Arts & Life
Canstar Community News
For the last few months, Jeff French has been waking up at the crack of dawn each morning to fill up his half-ton truck with packages and hit the road.
He spends his days picking up deliveries from the U.S.-Canada border and vice versa to deliver them to their owners, in between being the fire chief for the RM of Emerson-Franklin and a fire paramedic for the city of Winnipeg.
"It takes a lot of hard work and a very understanding family," French joked, sitting on the porch of the small head office of Runnin’ Red Transport, just a jaunt away from the border in Emerson.
Prime Minister Justin Trudeau announced on July 16 the closure would be extended until August. This is the fourth renewal of the shuttered border to travelers. Initially, Runnin’ Red worried how their operations would be affected. However, since the first announcement of the restriction, business exploded.
"When Amazon shut down we had to lay a couple people off because we weren’t sure what was going to happen," French said. "And then within a couple days we noticed we were getting busier and busier. We were able to bring everyone back within a couple weeks and had to hire more just to keep up with the demand."
French spends his days transporting hundreds of packages all the way from southern Manitoba to the tip of northern Winnipeg, delivering everything from racecar parts to a load of chicks to be delivered to a nearby farm. 80 percent of shipments handled by Runnin’ Red involve cross-border travel.
French and his team of 30 people have been working around the clock, answering never-ending phone calls from customers and hopping the border to retrieve packages that can’t make it on their own due to COVID-19 restrictions.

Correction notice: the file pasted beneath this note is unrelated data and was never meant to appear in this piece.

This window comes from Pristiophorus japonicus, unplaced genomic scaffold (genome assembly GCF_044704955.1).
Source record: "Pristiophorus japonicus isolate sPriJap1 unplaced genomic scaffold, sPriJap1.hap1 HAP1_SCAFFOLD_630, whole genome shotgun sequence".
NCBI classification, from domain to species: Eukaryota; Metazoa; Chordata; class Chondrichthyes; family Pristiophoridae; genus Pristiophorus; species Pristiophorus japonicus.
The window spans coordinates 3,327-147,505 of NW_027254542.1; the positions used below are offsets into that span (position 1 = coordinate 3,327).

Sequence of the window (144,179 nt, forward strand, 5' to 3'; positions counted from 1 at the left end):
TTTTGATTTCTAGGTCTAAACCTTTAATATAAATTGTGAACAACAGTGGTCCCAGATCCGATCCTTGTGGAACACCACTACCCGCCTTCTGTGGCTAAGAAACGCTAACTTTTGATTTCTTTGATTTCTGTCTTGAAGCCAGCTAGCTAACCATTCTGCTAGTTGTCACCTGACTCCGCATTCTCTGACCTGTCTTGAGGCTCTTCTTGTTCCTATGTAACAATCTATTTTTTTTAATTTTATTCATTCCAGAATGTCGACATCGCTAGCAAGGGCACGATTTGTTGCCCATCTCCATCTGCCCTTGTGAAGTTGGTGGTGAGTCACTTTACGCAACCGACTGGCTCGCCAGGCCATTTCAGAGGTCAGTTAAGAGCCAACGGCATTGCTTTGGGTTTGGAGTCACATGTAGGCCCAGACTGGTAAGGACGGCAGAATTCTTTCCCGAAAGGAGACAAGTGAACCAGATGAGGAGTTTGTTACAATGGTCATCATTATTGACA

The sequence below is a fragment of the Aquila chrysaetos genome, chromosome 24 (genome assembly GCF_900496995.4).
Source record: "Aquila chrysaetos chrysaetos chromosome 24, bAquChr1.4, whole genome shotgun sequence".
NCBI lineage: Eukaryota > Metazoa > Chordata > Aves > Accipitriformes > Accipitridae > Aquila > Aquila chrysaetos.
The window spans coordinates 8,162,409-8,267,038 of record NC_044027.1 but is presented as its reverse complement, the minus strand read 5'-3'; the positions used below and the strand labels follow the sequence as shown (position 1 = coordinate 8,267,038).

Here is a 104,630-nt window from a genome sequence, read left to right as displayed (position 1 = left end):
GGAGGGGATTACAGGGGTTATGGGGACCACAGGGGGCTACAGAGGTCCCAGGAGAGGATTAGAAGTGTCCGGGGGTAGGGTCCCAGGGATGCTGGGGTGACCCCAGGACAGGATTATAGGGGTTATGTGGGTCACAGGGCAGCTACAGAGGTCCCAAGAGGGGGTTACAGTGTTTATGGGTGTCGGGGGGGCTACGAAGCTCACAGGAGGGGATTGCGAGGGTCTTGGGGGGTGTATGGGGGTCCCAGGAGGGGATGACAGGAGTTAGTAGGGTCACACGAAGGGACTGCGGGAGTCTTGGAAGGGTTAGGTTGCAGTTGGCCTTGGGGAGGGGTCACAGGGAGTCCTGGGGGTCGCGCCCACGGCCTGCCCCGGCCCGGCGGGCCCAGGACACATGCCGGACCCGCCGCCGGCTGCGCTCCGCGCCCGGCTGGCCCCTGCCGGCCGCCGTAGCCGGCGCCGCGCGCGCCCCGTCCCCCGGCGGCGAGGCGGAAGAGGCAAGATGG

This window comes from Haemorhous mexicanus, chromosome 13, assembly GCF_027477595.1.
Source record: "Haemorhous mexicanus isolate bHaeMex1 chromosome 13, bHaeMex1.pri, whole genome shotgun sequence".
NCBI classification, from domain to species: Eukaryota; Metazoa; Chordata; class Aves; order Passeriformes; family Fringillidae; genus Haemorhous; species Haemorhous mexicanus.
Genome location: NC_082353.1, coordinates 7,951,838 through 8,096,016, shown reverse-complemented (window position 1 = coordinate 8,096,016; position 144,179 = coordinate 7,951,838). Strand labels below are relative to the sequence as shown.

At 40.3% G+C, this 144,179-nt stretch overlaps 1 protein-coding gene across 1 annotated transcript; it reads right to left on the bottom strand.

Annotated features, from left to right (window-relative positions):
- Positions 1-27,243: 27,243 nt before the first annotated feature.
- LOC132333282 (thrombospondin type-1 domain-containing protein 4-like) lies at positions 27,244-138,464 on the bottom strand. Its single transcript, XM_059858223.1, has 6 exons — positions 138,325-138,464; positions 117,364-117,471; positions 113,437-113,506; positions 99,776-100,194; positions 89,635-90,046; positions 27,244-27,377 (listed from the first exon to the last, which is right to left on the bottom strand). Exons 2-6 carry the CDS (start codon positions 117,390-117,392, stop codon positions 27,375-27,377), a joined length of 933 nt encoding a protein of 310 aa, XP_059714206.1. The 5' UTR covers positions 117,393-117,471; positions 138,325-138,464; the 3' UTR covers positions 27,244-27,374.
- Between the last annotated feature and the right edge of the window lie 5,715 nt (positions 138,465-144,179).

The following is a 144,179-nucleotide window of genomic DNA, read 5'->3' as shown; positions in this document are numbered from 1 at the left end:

Dave Carlson, Reeve of the RM of Emerson-Franklin, said Runnin’ Red has been quite the success story for the community.
Carlson said while the community’s economy is holding up despite low numbers of visitors to the area, he worries about the well-being of residents due to their inability to hop the border to shop and socialize.
"[Residents] have friends across the border they go golfing with and shop with," he said. "So I can see how that’s been missed but I think generally the community believes that the border should stay closed until we get ahead of this thing."
On the flip side, the community has turned to local activities in the area to stay occupied including nearby campgrounds and activities on the Roseau River.
"There is a silver lining to all of this," Carlson said.
As for French, he said while he sympathizes with businesses in the area that have suffered due to the closure, it’s been an intense learning experience for him, and he hopes this will help him further grow the business.
"You can’t keep up with the demand if you grow too quick," he said. "But with the patience of customers we’ve kept going, and I’m sure we haven’t made 100 percent of our customers happy but you can’t always."
"You don’t know what that package means to that person, what if it was a birthday gift? Then I’m going to go to Winnipeg and get you that kid’s birthday gift because that’s what we do at Runnin’ Red."
-With files from Jordan Ross